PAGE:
By late 1917 the Allied planners were not only running out of men they were running out of generals willing to use their soldiers bodies as battering rams against each other.  1917 was a weak mirror of 1916’s horrific bloodletting on all fronts from Flanders to the Caucasus.  The French Army was on the verge of collapse, the British relying on Canadians and Australians to shore up their staggering troops, and the Americans were unwilling to do what they were supposed to do, which was to turn over their milk-and-beef-fed manpower to the French and British to shore up their bleeding divisions.

So the British turned to Winston Churchill’s “land battleships” that we now know as “tanks.”  They had nearly four hundred of the huge mechanical contraptions on hand, and thought that with creeping barrages, infiltrating infantry, close air-ground coordination and some good weather they might achieve a breakthrough that could seize the German supply hub at Cambrai, cutting off supply to the Hindenburg Line and displacing the whole of the German force in France.  Although this sounds a great deal like what the Germans would do six months later in the “Michael” offensive and beyond, the British had taken the same lessons from the success of the Huitier tactics first seen in Russia that the Germans who developed them had.

A generation later, the Americans were trying to decide the best way to grapple with the Japanese in the Pacific.  With New Guinea in hand, the Solomons more secure than they were, and the Japanese fleet unbalanced, the planners looked at the next step towards the prewar plan to blockade Japan prior to invasion.  They needed the Marshall Islands as bases, and from the Solomons and the Allied bases in New Zealand and French Polynesia, that meant they needed the Gilbert Islands.  The largest island in that chain was Betio, a part of the Tarawa atoll.

The Americans had spent much of the period between Versailles and Pearl Harbor thinking about how to cross a quarter of the world to bring Japan under its guns.  The US Marines were the US Navy’s base-grabbers, and the Marines had been built from the fire team level up to secure the bases needed to do that.  But like the large numbers of tanks at Cambrai, they had very little live experience at capturing hot beaches.  They had been blooded in the Solomons (where the landing was essentially unopposed) and at Makin (a raid), but their long training and many beach landings had not prepared them for an opposed landing.  They knew that the Gallipoli campaign was, to put it mildly, a negative example of what to do.   But, tactically, how this would work was still a theory.

Cambrai kicked off on 20 November 1917 with the British Third Army under Julian Byng barraging the German Second and Third Armies under Georg von der Marwitz in front of Cambrai, followed by a fraction (sources differ, but probably more than  400) of the tanks that made it to the front and their accompanying infantry.  Though the Germans were ready and had some antitank weapons the sheer number was a problem, even if the early machines were more likely to simply break down than be knocked out by enemy action.  The result was an unexpectedly spectacular British success in some places, unexpected failure in others.

At Tarawa, success was a matter of staying alive.  By the time the Marines stormed ashore on 20 November 1943 the Americas had pounded the two mile by 800 yard coral rock with more ordnance in three days than the Americans used in their civil war.  As the landing craft carrying Julian Smith’s 2nd Marine Division approached the beaches they grounded, often as not, on  coral reefs that hadn’t been accounted for in pre-battle planning.  No one had expected that around that blasted coral rock, oceanographers would first discover the maximum neep tide that would only occur about twice a year, and not everywhere at the same time.  But the landing craft grounded on the reefs that were supposed to be underwater a hundred yards or so from the beach, the ramps would drop, and the Marines would step out into the water often over their heads, and the lucky ones would merely drown.  Many of the rest would be shredded by the Japanese of Keiji Shibazaki’s garrison’s automatic weapons and artillery, which were quite unaffected by the American bombardment.  By dark on the first day the Marines were barely ashore, their casualties in some companies was more than 50%, and the Japanese just kept fighting.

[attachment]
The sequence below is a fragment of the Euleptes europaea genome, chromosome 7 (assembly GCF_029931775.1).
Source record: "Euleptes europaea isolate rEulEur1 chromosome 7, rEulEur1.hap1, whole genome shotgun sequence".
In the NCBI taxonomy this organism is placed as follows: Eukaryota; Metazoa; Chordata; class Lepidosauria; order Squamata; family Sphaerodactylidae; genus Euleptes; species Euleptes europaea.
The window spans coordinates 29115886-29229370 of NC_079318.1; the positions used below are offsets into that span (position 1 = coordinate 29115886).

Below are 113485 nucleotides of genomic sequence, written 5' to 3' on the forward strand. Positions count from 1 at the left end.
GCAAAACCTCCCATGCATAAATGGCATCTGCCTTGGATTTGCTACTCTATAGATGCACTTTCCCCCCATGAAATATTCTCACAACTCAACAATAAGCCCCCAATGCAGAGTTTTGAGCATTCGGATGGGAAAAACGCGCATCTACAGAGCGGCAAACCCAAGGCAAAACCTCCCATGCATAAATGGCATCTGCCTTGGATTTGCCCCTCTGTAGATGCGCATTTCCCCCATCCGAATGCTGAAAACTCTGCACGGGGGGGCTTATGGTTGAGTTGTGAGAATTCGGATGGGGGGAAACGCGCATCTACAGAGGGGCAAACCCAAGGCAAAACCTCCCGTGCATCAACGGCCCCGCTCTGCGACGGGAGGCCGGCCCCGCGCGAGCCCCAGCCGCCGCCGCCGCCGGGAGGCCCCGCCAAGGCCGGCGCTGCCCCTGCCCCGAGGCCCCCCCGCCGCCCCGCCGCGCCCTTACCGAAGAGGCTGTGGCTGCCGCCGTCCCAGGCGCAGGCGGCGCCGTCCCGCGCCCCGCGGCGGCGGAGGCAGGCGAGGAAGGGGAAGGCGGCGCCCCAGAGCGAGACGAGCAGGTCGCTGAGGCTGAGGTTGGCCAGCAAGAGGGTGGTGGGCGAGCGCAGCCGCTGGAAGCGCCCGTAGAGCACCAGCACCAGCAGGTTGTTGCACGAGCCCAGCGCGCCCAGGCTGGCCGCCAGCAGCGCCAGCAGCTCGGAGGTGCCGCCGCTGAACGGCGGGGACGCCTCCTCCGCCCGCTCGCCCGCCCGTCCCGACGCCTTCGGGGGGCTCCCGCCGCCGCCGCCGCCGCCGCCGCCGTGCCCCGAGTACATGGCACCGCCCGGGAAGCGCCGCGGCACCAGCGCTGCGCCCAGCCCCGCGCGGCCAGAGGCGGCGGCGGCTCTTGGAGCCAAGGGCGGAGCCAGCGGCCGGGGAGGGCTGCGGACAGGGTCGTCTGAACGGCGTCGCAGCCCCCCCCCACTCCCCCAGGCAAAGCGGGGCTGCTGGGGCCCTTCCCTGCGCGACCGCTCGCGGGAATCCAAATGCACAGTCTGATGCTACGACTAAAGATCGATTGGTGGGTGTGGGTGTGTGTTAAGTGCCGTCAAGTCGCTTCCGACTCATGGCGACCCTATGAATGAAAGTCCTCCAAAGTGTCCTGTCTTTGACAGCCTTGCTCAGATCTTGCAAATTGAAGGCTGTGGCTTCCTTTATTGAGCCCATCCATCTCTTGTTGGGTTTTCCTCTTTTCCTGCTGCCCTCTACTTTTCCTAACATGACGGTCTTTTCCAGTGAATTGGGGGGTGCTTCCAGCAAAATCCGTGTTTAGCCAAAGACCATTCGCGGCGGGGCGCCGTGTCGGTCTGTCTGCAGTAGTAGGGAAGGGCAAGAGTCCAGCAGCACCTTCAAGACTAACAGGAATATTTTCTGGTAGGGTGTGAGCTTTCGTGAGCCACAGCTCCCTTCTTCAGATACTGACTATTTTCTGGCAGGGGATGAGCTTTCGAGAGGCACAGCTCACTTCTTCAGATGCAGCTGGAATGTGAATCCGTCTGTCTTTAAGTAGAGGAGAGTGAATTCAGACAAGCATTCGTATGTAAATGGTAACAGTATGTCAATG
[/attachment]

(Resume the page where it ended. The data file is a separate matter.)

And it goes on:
Cambrai turned into a version of what had already happened over and again on the Western Front: attack, counter-attack, bombardment and repeat.  This went on until 7 December, and the territorial gains were minuscule compared to the human cost.  Both sides used the new infiltration tactics, but in the end the artillery dominated, as did exhaustion and a weariness of killing.  Very little changed for another eighty thousand casualties and a quarter of the tanks in the world.

On Tarawa, the slaughtering went on for three days.  The first use of what what would be called “corkscrew and blowtorch” tactics were used against Japanese strongpoints (essentially pinning the defenders down with automatic weapons fire so that flamethrowers could get close enough to be effective).  The Marines suffered some three thousand casualties with about half killed out of a 16,000 man division.  Of somewhat more than 4,600 Japanese defenders, all but 150 or so were killed.

Cambrai pointed the way to eventual success of armored thrusts and coordinated air/ground tactics, together with quick and intense artillery barrages that the Germans would use in 1918, and again in 1939.  Tarawa would point the way to Japanese destruction by isolation because death was their only option as long as they kept faith with the leadership in Tokyo.  It would also show the Americans that hot beaches would need somewhat more than raw courage to overcome.